Facing a new section of your local wine store can be daunting. Today, we'll help you get to know some major Spanish wine regions and grapes so you can confidently choose a few bottles to try.
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You might be familiar with Mexican horchata, but do you know the Spanish version made with tiger nuts? Here's how you can make this creamy and rich nonalcoholic drink at home.
I pay careful attention to the wine that disappears first at a party. When you have a mess of bottles open and one of them is emptied well in advance of the others, you know people liked it.
The long zippy finish and playful nature of Albariño make it a natural flirt with food, happy to sidle up alongside a wide range of dishes.
Basque locals traditionally drink the stuff out of a bulbous, pointy spouted, awesomely crowd-friendly pitcher called a porrón held high above one's head.
When you visit the Spanish Basque Country, walk into any pintxo bar in San Sebastián or Bilbao and you'll see an entire wall of green bottles. What's in them? A bright, slightly fizzy wine called txakoli. There are three regions that make this wine, and I recent visited them all to learn about the differences in the wines they produce.
For most people, a glass of sherry sounds like the kind of tipple that is to be sipped in a Victorian-era British parlor by a bunch of old codgers, but in reality the fortified wine from Spain is on the rise again. A new generation of restaurant sommeliers and shop owners have re- discovered the virtues of sherry for its wide breadth of styles and flavors, and its ability to go with all sorts of crazy dishes from a pungent curry to the stinkiest cheese.
When traveling abroad, exploring local drinking habits usually ranks third on my list of priorities. The first two are stamping my passport and finding a clean bed. And while the architecture, the museums, and even shopping are all important aspects of exploring a new culture, I feel that the true spirit of any great city begins at the bar and ends at the dinner table.
Faced with two of Valencia's oldest horchaterias conveniently located within spitting distance of each other, I tried both to see if one was better.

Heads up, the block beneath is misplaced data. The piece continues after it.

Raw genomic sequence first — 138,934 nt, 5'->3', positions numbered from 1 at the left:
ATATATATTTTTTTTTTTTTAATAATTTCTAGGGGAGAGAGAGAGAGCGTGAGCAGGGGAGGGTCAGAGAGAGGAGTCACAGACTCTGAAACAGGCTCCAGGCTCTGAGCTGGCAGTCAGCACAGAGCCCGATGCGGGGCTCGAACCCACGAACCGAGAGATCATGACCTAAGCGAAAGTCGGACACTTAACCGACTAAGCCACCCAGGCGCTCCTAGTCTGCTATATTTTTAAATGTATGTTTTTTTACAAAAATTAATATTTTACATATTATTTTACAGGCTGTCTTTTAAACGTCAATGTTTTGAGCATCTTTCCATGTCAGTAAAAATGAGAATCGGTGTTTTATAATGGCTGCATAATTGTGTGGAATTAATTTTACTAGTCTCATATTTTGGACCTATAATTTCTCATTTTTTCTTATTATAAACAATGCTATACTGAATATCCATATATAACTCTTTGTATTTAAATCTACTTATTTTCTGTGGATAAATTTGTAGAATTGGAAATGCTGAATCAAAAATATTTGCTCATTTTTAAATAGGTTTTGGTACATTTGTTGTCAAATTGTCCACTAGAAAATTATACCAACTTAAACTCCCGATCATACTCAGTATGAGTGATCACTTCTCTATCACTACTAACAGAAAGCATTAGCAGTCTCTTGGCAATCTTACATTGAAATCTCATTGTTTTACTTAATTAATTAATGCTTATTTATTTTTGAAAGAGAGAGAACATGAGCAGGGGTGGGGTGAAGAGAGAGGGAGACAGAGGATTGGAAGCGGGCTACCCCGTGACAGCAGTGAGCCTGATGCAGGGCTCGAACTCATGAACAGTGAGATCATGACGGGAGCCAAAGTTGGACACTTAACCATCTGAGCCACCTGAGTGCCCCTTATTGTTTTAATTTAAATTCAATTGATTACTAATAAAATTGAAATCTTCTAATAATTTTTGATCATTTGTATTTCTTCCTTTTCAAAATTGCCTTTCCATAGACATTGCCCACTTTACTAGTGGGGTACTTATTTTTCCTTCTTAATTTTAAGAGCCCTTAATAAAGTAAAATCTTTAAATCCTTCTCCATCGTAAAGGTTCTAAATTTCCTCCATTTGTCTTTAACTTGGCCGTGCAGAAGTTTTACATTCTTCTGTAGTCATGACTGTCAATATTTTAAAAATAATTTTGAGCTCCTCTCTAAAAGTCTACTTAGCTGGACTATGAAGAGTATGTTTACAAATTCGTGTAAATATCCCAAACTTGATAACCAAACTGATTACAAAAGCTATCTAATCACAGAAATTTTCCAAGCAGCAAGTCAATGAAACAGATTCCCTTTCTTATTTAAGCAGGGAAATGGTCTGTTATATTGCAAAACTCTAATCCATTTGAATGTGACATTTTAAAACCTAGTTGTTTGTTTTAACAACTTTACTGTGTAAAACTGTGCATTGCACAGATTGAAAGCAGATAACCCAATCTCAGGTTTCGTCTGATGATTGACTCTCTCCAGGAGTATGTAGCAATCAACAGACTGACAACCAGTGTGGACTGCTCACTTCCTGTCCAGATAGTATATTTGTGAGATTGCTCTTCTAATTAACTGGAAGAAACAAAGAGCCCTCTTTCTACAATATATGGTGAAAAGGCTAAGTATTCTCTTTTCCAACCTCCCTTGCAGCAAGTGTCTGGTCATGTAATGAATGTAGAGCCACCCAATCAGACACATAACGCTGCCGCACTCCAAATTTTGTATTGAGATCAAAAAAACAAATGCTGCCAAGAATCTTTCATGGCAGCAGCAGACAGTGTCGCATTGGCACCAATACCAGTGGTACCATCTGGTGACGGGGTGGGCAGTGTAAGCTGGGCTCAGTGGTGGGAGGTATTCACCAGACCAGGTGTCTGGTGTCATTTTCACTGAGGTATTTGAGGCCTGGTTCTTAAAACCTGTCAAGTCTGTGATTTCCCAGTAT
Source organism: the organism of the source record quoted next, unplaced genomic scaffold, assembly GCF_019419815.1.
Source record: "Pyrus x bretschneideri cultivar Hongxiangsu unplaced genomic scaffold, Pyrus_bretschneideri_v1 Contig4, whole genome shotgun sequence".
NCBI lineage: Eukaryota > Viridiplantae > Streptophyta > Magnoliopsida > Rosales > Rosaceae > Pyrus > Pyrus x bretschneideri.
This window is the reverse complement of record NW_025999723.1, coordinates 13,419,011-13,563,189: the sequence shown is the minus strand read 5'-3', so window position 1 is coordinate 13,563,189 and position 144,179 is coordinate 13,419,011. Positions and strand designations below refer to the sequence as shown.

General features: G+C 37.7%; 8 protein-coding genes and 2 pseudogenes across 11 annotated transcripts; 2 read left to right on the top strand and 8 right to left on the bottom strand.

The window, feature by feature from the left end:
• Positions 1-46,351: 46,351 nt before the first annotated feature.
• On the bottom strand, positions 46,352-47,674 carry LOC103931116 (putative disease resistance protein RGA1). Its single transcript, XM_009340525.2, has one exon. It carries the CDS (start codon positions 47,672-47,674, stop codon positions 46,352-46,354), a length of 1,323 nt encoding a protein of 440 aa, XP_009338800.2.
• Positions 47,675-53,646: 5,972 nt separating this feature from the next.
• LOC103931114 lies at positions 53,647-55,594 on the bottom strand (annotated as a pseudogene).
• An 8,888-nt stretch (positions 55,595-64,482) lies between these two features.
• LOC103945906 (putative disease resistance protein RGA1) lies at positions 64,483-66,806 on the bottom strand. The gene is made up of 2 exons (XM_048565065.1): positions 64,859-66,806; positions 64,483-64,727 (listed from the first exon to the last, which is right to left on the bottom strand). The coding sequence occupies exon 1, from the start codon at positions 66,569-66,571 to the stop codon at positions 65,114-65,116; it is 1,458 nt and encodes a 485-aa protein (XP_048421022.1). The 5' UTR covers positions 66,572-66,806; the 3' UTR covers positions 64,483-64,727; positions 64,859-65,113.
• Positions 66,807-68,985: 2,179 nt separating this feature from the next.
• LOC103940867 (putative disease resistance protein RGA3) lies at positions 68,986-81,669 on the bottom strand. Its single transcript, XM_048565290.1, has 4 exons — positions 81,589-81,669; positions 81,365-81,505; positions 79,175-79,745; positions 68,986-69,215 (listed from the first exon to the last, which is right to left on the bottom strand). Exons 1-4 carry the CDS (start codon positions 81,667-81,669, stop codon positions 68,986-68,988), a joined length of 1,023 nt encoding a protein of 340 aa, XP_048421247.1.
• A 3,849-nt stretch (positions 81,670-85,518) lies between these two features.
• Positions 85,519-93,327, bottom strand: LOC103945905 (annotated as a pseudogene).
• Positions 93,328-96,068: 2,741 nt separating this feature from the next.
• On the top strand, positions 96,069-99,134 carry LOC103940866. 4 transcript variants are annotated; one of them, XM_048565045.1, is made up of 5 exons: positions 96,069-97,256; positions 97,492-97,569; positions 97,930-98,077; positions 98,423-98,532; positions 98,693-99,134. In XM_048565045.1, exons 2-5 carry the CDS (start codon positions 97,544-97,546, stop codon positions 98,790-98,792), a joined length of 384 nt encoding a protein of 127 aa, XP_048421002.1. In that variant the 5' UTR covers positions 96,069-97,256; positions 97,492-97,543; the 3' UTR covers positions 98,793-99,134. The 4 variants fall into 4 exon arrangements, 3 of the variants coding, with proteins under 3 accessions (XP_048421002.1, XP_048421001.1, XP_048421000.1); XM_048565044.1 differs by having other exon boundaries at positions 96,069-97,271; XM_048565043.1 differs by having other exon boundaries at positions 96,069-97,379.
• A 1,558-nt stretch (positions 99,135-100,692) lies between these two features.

Món Orxata is an Alboraya-based company that makes fresh horchata every morning from organically and locally grown tiger nuts and sells it at carts around Valencia, bringing back the tradition of selling horchata from carts in the early 1900s. Check out how they make horchata at their factory in this slideshow.
The first time I really noticed—really tasted—Tempranillo was at the tapas restaurant Tía Pol in New York. We'd ordered a super flavorful squid dish, which was served in its own, concentrated ink. The smokiness and earthiness of the Bodegas Muga Reserva Rioja wine we drank alongside it was just too delicious a complement to ignore. I was forced out of passively drinking the wine by this splendid combination. And I've been pretty into Tempranillo ever since.
When preparing for this tasting, some of us had to factor in the juice cleanse (no alcohol allowed, even if it's hiding in a juice) so we popped open a few bottles before embarking on that, and popped a few more after that ended (partly to celebrate the end of the cleanse!). Many of these cavas would actually taste pretty good in a glass of fresh-squeezed OJ or pineapple-mint juice as a brunch cocktail. Others, we preferred sipping on their own.
It's easy to think, there's nothing to celebrate on this any-ole-Tuesday night, what's the occasion for bubbles? Save the special stuff for little Joey's college graduation or Mildred and Bobby's wedding. If you only associate bubbles with a pricey bottle of Krug, then that's a natural approach. It's hard to get a decent bottle of Champers for less than $25, whereas there are plenty of sub-$25 (in some cases, quite sub) sparklers that'd make for a fun, refreshing anynight bottle.
Before I left for Spain a couple weeks ago on a trip sponsored by Freixenet (pronounced fresh-eh-net*), which runs the largest sparkling wine facility in the world and exports 80% of Spain's cava, I asked Drinks editor Maggie what burning questions she thought Serious Eaters might have about cava. "Tell us how they get the bubbles in there!" she said. Bubbles, on it.
After you pass all the Jamón Ibérico hanging (and stare, drool, study the butcher slicing away at one of the legs), the second thing you'll probably notice at La Boqueria, the bustling market hall in Barcelona, are the zumos. The bright, fresh juices are all lined up on crushed ice at the various fruit stalls.
I've never thought, oh this horchata could sure use some lemon, but upon trying leche merengada while in Spain last week, I wasn't opposed to the bright, citrus-y kick at the end. It's not quite horchata plus lemon—it's actually whole milk (not rice or almond milk) mixed with sugar, cinnamon, usually egg whites, and a hearty squeeze of lemon.
Rustic, musty and tart, Spanish cider (or sidra) is one of the great treasures of the cider world. Sidras tend to have a dominant wild yeast character and a dry, tannic finish. These ciders are fermented naturally, without any added sugars or sweeteners, and are usually still, not sparkling. Both Asturian and Basque ciders exhibit acidic, complex, and musty flavors perfect for fans of traditional Belgian Lambics.
The Canary Islands boast a stunning array of microclimates, elevations, and mineral-rich volcanic soils that are capable of producing a wide range of fascinating wines.
When I head to the store for summer wines, I keep "GRPS" (grapes without the vowels) in mind. It stands for Grenache, Rosé, Portugal/Spain, and Sauvignon Blanc, and these wine categories open up a world of tasty new options for summer get-togethers.